With the easing of global commodity prices and India witnessing normal monsoon, concerns about any sharp spike in inflation or the current account deficit (CAD) are easing, a government source said on Thursday. The government, however, is not letting its guard down and is watchful of the evolving situation, the source added.
Despite having to bear additional fiscal burden, the Centre isn’t planning to slash the fertiliser subsidy rates at the moment, the source said. It doesn’t wish to add to farmers’ costs of production at this juncture. The government’s fertiliser subsidy bill is expected to exceed its FY23 Budget Estimate of Rs 1.05 trillion by about Rs 1.4 trillion, as global prices shot up in the wake of the Ukraine-Russia war.
The Centre is also unlikely to commit to extending the GST compensation for states beyond five years through FY22, acceding to some states’ demand, as any such decision will mean prolonging cess burden on consumers, said the source. “Will all the states be ready to say let’s keep the cess on the items in the 28% or 18% brackets for a much longer period to fund the GST compensation? These are things we all have to bear in mind,” said the source, indicating that the Centre isn’t going to take on extra burden on this front.
“(However) global crude oil prices are now moderating, so are fertiliser prices. So, the magnitude of worry that was there in March (just after the Ukraine war) has eased now. But we are closely watching the situation,” the source said.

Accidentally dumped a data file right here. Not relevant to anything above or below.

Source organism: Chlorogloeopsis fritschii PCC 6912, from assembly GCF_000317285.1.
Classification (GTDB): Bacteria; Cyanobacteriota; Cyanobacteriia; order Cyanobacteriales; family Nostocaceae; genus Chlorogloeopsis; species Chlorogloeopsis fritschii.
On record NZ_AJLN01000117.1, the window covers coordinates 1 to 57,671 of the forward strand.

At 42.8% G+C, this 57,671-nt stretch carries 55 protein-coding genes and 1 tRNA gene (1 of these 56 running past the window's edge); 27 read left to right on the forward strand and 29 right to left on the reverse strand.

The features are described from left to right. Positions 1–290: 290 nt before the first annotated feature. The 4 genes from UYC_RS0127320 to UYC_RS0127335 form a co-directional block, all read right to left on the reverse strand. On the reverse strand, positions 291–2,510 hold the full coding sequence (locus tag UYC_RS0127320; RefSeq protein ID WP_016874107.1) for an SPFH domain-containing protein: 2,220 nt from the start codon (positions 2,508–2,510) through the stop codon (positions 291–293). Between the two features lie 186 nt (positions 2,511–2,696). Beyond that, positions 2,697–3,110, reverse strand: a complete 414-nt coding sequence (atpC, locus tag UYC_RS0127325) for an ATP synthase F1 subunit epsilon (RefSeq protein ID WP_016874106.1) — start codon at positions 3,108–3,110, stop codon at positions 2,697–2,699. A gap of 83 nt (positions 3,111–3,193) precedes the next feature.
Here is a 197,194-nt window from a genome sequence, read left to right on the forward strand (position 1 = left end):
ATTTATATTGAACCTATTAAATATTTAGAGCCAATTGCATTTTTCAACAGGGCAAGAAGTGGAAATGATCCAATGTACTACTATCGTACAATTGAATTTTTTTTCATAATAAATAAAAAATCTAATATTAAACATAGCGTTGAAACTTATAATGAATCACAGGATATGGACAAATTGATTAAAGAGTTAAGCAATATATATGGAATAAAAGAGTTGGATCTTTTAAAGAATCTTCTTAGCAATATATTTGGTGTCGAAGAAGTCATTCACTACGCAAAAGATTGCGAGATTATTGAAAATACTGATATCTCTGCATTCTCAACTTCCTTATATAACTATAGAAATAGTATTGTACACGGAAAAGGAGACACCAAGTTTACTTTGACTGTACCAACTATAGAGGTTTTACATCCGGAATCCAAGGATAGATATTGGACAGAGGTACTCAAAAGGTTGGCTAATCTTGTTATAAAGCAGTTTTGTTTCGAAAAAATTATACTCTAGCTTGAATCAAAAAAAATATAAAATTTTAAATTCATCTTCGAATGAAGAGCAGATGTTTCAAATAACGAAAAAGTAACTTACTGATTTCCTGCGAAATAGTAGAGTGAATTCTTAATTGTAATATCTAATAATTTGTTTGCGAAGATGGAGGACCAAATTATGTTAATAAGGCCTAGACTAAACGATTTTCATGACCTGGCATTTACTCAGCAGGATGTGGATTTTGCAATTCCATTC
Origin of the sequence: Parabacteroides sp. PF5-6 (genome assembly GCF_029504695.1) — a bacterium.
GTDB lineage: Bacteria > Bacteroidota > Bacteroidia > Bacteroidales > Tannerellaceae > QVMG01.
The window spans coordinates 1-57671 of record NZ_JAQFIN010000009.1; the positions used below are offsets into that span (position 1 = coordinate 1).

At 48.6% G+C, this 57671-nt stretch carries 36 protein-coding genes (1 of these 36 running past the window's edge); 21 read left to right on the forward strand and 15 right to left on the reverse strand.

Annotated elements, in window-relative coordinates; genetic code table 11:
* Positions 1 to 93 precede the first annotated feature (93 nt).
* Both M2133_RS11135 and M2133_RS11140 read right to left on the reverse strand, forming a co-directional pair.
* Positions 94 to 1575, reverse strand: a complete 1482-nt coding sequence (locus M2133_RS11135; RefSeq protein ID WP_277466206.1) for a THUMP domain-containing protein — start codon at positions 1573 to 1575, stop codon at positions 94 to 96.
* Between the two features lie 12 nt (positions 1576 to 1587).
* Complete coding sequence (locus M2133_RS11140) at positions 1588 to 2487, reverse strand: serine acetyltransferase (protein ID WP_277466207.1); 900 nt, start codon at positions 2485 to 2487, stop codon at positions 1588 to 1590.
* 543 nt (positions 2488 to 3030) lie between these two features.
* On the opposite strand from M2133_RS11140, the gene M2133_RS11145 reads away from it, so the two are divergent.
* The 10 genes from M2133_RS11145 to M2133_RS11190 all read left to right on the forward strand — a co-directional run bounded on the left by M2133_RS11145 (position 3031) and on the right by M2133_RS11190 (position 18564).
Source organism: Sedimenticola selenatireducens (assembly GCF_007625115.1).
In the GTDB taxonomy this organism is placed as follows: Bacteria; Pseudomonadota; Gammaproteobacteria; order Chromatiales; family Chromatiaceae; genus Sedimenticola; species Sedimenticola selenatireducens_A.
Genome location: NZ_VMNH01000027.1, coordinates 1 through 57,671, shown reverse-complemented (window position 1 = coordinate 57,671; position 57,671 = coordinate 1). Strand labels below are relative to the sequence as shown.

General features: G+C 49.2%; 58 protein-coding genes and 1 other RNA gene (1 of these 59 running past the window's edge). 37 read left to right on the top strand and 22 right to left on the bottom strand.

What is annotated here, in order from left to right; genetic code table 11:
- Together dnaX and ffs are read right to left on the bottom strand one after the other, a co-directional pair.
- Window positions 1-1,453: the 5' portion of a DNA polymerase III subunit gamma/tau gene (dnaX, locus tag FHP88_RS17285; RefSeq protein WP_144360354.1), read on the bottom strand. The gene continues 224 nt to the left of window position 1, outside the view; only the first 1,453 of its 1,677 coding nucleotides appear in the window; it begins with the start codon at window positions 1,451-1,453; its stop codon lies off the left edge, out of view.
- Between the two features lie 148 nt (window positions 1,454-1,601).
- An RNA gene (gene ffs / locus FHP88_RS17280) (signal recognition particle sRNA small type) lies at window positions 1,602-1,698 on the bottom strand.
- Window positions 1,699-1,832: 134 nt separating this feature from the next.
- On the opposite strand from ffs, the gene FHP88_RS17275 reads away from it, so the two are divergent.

The official data for retail inflation in July will be released on Friday and it is expected to ease 20-25 basis points sequentially from the June level of 7.01 per cent, according to some analysts. Retail inflation has remained above the upper band of the Reserve Bank of India’s (RBI’s) medium-term target of 2-6 per cent for the sixth straight month till June. The aim is to first bring inflation down to 6 per cent, the source said.
India is in a much better position than peers on the economic front, and the steps initiated by the government and the central bank have started to yield results, the source said. The Centre has taken measures to check inflation by reducing fuel taxes, raising the export duty on select steel products and iron ore and cut import duty on pulses, among others.
On cryptocurrency, the source said that the recent volatility in the cryptocurrency market has started a debate among its followers about the merits and demerits of these virtual assets, which augurs well for policymakers across the globe, as they weigh how to regulate such assets.
As India is set to take over the G20 presidency in December, the forum can be used to firm up a global strategy on the regulation of crypto-currencies. However, the government is yet to take a final call on whether or not to push for such an agenda at the G20, said the source.
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The government is serious about pursuing disinvestment of all the companies that it has announced, said the source. In certain cases, the process is taking longer, as it involves comprehensive deliberations involving multiple stakeholders. The government has budgeted to garner
Rs 65,000 crore in disinvestment receipts in FY23, against a realisation of just Rs 13,531 crore in FY22, after the initial public offer of LIC was deferred to this fiscal.